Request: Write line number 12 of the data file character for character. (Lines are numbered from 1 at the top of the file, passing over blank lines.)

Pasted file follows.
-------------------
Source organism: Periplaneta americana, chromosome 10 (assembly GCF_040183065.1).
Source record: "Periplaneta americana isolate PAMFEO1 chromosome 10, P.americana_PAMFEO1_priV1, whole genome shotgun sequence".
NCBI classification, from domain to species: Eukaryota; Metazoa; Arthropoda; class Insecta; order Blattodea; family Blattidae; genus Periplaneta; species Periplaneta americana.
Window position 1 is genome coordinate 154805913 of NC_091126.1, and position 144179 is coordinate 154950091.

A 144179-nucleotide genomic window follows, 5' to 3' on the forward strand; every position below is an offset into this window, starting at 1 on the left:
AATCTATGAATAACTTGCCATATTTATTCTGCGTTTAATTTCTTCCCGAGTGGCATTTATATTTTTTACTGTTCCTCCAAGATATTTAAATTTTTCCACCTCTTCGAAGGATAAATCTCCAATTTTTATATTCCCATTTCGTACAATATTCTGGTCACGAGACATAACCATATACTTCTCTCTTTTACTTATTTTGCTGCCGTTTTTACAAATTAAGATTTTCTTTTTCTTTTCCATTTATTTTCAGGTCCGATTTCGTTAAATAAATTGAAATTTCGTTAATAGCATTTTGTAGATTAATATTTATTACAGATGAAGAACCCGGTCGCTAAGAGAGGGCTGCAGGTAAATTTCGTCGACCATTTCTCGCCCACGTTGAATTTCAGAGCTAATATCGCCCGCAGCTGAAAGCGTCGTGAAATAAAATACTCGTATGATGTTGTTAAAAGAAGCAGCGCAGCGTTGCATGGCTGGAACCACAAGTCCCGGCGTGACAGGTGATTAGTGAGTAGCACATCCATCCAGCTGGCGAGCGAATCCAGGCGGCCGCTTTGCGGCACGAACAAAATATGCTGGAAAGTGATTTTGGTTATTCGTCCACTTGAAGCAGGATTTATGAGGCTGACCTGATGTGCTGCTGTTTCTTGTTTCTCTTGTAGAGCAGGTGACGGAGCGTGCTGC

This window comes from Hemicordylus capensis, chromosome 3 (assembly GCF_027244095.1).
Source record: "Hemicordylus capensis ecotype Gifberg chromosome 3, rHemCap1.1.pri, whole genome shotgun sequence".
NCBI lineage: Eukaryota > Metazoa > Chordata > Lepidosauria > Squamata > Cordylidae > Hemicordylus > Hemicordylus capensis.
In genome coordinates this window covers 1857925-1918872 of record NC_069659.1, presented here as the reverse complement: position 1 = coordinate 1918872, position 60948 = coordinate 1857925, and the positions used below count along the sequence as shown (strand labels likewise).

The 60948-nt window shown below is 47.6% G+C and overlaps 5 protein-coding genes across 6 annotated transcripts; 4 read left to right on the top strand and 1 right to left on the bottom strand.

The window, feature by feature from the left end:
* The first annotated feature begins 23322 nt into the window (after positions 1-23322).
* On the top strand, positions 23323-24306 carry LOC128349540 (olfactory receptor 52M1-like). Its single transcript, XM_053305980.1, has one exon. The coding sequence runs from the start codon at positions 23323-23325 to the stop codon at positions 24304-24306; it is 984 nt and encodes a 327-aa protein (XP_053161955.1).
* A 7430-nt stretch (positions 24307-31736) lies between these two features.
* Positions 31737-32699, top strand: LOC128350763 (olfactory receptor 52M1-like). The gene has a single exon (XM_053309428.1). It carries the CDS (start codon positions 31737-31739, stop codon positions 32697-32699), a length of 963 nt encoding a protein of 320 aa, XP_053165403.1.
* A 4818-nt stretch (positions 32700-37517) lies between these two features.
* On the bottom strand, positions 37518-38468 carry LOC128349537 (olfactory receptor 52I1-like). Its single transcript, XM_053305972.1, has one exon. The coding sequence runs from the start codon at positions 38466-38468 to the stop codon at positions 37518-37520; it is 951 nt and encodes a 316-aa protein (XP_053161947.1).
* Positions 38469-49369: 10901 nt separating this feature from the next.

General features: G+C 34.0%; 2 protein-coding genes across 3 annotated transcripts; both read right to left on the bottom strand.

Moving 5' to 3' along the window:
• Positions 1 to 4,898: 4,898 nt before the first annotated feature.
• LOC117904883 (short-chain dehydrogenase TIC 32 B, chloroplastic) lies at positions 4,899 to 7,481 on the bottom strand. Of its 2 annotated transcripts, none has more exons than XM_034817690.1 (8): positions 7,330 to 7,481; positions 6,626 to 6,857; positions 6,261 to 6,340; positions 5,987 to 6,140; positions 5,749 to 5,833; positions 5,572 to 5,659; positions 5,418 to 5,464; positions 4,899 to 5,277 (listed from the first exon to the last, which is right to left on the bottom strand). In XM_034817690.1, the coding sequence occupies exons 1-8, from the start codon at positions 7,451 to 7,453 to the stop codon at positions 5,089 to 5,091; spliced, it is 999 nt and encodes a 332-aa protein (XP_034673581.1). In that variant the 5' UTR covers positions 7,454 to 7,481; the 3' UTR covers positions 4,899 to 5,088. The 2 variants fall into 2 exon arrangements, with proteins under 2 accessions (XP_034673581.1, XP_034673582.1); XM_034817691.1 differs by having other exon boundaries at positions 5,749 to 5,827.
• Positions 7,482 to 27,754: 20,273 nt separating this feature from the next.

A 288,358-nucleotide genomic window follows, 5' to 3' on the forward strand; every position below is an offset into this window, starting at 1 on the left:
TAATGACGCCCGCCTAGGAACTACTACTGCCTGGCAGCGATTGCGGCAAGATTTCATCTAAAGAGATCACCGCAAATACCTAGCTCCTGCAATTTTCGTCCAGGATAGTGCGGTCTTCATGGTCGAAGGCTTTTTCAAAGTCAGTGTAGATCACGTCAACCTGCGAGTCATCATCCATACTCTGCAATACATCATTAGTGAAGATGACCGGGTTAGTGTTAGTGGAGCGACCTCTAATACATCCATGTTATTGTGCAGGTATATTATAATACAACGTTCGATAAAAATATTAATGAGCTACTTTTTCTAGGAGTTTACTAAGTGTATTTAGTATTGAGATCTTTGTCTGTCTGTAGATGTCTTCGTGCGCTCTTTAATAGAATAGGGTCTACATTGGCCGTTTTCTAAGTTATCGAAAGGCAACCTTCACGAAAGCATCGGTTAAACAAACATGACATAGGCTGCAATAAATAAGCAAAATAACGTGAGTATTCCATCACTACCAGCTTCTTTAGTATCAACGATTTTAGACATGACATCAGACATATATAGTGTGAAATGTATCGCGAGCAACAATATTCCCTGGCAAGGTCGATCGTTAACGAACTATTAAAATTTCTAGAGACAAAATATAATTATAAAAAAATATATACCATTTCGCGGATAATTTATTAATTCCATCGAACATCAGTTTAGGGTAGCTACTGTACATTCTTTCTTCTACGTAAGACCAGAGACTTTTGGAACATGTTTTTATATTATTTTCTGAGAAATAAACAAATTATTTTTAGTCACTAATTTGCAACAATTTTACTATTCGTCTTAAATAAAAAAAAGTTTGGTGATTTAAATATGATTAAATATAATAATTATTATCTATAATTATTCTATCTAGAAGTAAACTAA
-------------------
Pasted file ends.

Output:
The window, feature by feature from the left end: